Santa Cruz officials, locals and others weigh in on implementing Automatic License Plate Readers
It had been a bright day in September and the clocks were striking 8 p.m. “You’ve had a long day,” said the man in the police uniform. It was Sept. 10, 2013, and the Santa Cruz City Council was about to hear Deputy Chief of Police Steve Clark request that a $37,000 Justice Assistance Grant (JAG) from the Bureau of Justice be approved to purchase Automatic License Plate Readers (ALPRs) for the Santa Cruz Police Department (SCPD).
Also called license scanners, ALPRs are cameras that photograph all automobile license plates within range. ALPRs also record time, date and GPS location and have a second camera that photographs the entire car, sometimes including the surrounding area and people inside or near the car. Accessed days or years later, the data can create a map of where a person has been, and with whom.
The American Civil Liberties Union (ACLU) reports that license scanners are being used to monitor millions of people who aren’t suspected of crimes and that the data is saved and shared with great potential for political and religious repression. Dave Maass, spokesperson for nonprofit digital privacy advocates Electronic Frontier Foundation (EFF) tells GT, “When license readers record information about every license plate over a period of days, weeks or longer, it starts to make it possible for the government to put together a very detailed picture of what everybody who owns a car is doing on a day-to-day basis. It only takes a few individual data points to start to reveal very personal information about a person.” The underlying concern about license scanners and other government monitoring is that it undermines privacy and the free exchange of ideas.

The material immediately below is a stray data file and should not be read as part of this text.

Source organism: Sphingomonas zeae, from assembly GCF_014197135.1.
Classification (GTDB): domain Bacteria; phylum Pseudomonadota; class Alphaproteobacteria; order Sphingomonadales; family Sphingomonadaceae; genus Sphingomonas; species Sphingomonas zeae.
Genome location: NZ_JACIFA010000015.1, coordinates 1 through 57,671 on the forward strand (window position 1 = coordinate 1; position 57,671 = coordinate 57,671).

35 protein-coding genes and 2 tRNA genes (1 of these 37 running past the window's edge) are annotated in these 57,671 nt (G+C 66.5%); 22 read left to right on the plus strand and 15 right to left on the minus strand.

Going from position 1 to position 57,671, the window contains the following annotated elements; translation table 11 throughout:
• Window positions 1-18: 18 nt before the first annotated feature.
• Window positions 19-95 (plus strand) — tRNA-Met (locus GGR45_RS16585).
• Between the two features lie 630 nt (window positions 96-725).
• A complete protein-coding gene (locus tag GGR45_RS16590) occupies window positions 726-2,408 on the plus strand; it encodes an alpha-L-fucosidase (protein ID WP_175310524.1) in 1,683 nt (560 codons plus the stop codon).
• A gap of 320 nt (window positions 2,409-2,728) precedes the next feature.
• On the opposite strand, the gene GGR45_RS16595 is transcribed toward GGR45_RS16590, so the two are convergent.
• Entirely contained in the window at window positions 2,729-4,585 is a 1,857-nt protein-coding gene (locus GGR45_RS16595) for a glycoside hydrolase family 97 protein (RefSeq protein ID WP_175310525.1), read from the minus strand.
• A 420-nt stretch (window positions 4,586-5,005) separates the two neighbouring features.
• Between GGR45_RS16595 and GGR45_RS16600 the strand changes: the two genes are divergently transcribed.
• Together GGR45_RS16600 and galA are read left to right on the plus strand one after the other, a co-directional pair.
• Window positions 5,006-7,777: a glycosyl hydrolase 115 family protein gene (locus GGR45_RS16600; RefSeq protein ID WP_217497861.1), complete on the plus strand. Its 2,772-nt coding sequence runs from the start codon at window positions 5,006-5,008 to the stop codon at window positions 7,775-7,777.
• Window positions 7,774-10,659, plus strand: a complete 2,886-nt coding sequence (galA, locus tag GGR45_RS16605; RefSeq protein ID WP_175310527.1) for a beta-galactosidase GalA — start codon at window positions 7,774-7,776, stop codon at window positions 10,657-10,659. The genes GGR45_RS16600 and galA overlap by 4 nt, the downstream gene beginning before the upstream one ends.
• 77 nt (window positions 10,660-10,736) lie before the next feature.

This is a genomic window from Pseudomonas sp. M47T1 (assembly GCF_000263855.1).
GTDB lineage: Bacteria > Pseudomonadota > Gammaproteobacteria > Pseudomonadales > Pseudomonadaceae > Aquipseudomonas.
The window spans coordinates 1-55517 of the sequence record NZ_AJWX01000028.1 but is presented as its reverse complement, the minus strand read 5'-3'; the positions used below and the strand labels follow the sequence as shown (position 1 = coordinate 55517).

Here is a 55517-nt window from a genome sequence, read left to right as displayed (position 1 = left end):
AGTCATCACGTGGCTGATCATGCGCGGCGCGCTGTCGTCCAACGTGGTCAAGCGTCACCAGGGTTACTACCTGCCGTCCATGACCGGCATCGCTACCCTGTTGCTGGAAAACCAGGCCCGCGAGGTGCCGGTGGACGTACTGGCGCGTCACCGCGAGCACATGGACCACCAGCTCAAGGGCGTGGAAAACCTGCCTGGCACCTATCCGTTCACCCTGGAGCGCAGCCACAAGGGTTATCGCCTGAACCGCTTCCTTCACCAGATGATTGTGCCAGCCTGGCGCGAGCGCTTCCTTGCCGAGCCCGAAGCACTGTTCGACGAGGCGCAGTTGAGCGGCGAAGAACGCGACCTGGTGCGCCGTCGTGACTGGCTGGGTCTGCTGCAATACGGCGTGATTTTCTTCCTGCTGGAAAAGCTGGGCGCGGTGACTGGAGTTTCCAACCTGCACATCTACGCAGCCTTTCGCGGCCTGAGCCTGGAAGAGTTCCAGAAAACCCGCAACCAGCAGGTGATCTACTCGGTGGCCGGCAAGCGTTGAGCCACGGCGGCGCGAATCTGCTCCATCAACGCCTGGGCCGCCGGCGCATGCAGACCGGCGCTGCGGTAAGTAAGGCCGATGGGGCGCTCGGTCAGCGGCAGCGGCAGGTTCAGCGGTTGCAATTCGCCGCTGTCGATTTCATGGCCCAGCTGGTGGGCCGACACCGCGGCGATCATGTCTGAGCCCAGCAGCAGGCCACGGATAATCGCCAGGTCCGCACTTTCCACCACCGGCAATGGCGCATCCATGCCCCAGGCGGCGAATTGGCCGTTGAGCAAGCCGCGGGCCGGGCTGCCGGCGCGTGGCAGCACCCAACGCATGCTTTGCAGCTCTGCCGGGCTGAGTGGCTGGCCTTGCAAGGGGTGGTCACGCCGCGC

The surveillance devices are mounted on police vehicles (“mobile”) or on bridges, streetlights or practically anywhere (“fixed locations”). While some law enforcement agencies erase ALPR data daily, others keep millions of pieces of data indefinitely. Police in Milpitas, a city suberb about the size of Santa Cruz, collect about one million photos a year of their 68,000 residents and keep the data for two years.
“We’ve decided we want to utilize ALPR technology,” said Deputy Chief Clark, who described license scanners as “a technology that we feel is right for Santa Cruz at this time.”
There seemed to be no major resistance from city council members. One councilmember, David Terrazas, asked how many scanners the police wanted. “Milpitas has eight mobile units. We’d like eight and then we’ll look at the effectiveness of fixed locations,” answered Clark.
One Santa Cruz citizen spoke against the proposal and one in favor. Kem Akol told the council, “It’s too bad. It’s kind of spying. But we have way too much happening that’s bad. We’ve got to do something about it.”
The city council voted unanimously to approve the purchase of license scanners. There was no discussion of how the data would be stored, for how long, or who would have access to it. At press time, there had been no record that the scanners had actually been purchased.
EFF’s Dave Maass intuited: “If Santa Cruz is like other areas, it’s possible the government didn’t think too hard about the privacy implications before giving the approval.”
Five-time former mayor of Santa Cruz Mike Rotkin, who tells GT his phone was bugged when local law enforcement monitored his anti-war activities in the ’70s, says he would support, “a narrow capture of data for a limited time, for use by local police only. If there were no civil liberties concerns, then more data is better. But criminal justice has to be balanced against the idea of everyone being tracked all the time.”